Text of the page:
TAMPA — Things might have turned out differently if two text messages had reached their target on time early Friday morning.
But an unexplained four-hour delay gave registered sex predator Tommy Lee Sailor enough time to go to a bar, meet a woman, party with her, bring her home and try to rape her, officials say.
Around 12:15 a.m. Friday, the company hired by the state to track violent offenders got notice that something was not as it should be with Sailor.
Either the 37-year-old's GPS monitoring device had been removed from his ankle, or he had traveled too far from home. Or maybe there was an easily explained technical failure — most alerts like this are.
The call center at Odessa-based Pro Tech Monitoring sent text messages to Sailor's on-call probation officer, Pam Crompton. When contacted by a reporter, Crompton referred all questions about what happened to the Florida Department of Corrections.
One text message, called an "alarm," went out to Crompton at 12:44 a.m., Corrections Department spokeswoman Gretl Plessinger said.
Another flew at 1:57 a.m.
Crompton heard nothing, Plessinger said.
The call center tried to reach Sailor through his monitoring device, but the offender didn't respond.
Police say that's because Sailor was at Tilley's Place, a bar in Tampa, until last call, about 2:45 a.m.
He left with a woman, headed to two house parties, then, at 4 a.m., brought her to his house, where, police say, he sexually battered her, holding a screwdriver to her throat and telling her he was a "serial rapist."
The victim secretly alerted 911 at 4:27 a.m. and dropped her cell phone on the floor. A 911 dispatcher tracked the phone signal to her location, and police arrived at 4:44 a.m. Only then did Crompton's text messages start filling up her in-box.
One, two, three alerts came all at once at 4:54 a.m. to her Verizon Wireless phone.
Crompton checked them.
Two were about Sailor. The third, also delayed in its delivery, was about another offender, Plessinger said.
Something about the other offender's case indicated it was a higher priority, Plessinger said. She declined to elaborate, calling it "restricted procedure." Crompton was responsible for about 100 offenders that night, Plessinger said.
At 5:25 a.m., Crompton got a third notification about Sailor.
Six minutes later she made her first attempt to reach him. She sent a message to his Pro Tech device, without answer.
Crompton set out to find him.
Police had already been on the scene for more than an hour when Crompton arrived at 5:55 a.m., Plessinger said.
Sailor had escaped through a window when law enforcement arrived. He was arrested at 6 p.m. Saturday on sexual battery and armed false imprisonment charges.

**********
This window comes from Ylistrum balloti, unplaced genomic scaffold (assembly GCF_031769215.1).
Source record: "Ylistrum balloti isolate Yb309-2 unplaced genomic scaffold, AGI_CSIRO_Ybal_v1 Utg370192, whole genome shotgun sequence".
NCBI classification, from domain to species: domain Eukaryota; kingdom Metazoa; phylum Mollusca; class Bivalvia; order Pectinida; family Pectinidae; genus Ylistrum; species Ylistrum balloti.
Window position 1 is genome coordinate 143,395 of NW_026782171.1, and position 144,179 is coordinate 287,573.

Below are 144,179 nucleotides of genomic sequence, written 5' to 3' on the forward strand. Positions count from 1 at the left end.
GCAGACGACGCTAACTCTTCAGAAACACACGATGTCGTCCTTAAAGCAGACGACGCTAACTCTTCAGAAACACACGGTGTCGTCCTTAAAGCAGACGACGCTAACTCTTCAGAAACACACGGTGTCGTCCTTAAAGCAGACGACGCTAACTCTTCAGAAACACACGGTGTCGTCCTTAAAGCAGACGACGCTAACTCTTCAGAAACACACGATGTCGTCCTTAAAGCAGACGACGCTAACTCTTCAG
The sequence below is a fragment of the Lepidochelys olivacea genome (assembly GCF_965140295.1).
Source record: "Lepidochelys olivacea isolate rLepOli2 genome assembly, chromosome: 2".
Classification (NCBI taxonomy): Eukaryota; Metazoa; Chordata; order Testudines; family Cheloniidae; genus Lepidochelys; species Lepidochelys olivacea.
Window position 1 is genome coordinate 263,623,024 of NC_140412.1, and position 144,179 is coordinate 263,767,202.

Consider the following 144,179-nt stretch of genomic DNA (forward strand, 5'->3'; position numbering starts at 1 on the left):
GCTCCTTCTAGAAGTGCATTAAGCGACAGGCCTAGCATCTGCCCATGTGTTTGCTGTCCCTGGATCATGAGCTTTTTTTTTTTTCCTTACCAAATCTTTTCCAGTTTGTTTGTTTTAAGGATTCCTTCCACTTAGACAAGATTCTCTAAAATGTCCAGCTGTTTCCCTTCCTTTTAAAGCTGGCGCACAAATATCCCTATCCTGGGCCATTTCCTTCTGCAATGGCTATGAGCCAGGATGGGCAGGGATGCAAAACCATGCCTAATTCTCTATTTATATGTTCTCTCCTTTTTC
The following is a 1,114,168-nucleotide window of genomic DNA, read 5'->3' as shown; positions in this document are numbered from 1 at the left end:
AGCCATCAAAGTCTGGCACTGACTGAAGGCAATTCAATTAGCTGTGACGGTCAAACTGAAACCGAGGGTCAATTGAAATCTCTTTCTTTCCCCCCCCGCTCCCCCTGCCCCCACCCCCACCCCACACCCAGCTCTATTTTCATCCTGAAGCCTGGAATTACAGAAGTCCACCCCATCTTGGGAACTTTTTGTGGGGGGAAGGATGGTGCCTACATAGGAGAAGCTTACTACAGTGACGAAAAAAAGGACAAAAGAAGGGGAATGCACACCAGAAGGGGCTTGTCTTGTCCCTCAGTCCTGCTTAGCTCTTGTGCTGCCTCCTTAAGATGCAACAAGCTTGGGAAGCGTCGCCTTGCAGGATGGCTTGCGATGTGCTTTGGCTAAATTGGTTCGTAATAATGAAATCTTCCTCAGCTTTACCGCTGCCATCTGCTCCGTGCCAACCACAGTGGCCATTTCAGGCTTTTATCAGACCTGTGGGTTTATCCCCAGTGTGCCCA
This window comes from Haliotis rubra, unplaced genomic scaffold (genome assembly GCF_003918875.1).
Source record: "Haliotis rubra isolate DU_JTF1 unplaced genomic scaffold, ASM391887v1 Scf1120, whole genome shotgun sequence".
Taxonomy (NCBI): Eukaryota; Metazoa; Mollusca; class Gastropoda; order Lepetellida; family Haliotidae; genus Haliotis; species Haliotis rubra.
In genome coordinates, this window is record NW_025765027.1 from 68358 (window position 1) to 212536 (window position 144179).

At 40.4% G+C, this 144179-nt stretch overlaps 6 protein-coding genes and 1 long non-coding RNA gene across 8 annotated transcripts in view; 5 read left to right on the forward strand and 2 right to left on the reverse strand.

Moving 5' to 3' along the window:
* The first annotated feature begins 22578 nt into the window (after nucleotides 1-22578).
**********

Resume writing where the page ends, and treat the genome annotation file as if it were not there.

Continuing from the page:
Plessinger said that if Crompton had gotten the original text message at 12:44 a.m., she would have gone to Sailor's house, found that he wasn't home and notified police to be on the lookout for him.
Police might have been waiting when Sailor arrived home.
Still unexplained is why the text messages weren't delivered on time. The Corrections Department is satisfied that Crompton followed procedure and that the Pro Tech system worked as designed.
Right now, Plessinger said, they're asking questions of Verizon Wireless, the cell phone provider.
Verizon spokesman Chuck Hamby said he didn't have any details on this particular case, but the company will look into it if the state requests more information.
Some reasons for text message delays include being outside the coverage area, being in an old building with poor reception, having the phone turned off or having a dead battery, he said. Also potentially problematic, he said, is if the text is sent from a computer through an Internet gateway.
Jared Reitzin, CEO of MobileStorm, a mobile and e-mail marketing firm, said network congestion is also an increasing problem in the text messaging world that can result in delayed message delivery.
Hamby had a different opinion. "It is rare for a text message to be delayed for a network reason," he said.
Pro Tech president Steve Chapin was traveling Tuesday and could not be reached. The company holds a contract with the Corrections Department to provide the monitoring devices, according to public records. It tracks more than 100,000 offenders in Florida and several other states, according to its Web site.
Jennifer Dritt, executive director of the Florida Council Against Sexual Violence, said this case shows the limitation of GPS monitoring for sex offenders.
"It's monitoring, it's not prevention," she said. "Mistakes are going to be made, and they can have terrible consequences."
Even when the system is working, she said, there's nothing to prevent a sex offender from attacking again except himself — his fear of going back to jail.
Authorities say Florida serial rapist Jerry Lee Williams Jr., who is serving a life sentence for murder, was wearing an ankle monitor when he attacked at least two of his victims, killing one.
"We have to have very realistic expectations about what these things can deliver," Dritt said, "which is not a rape-free world."
Rebecca Catalanello can be reached at email@example.com or (813) 226-3383.
Correction: The attack happened on Friday, Jan. 1 and the arrest on Saturday. An earlier version of this story included the wrong date of attack.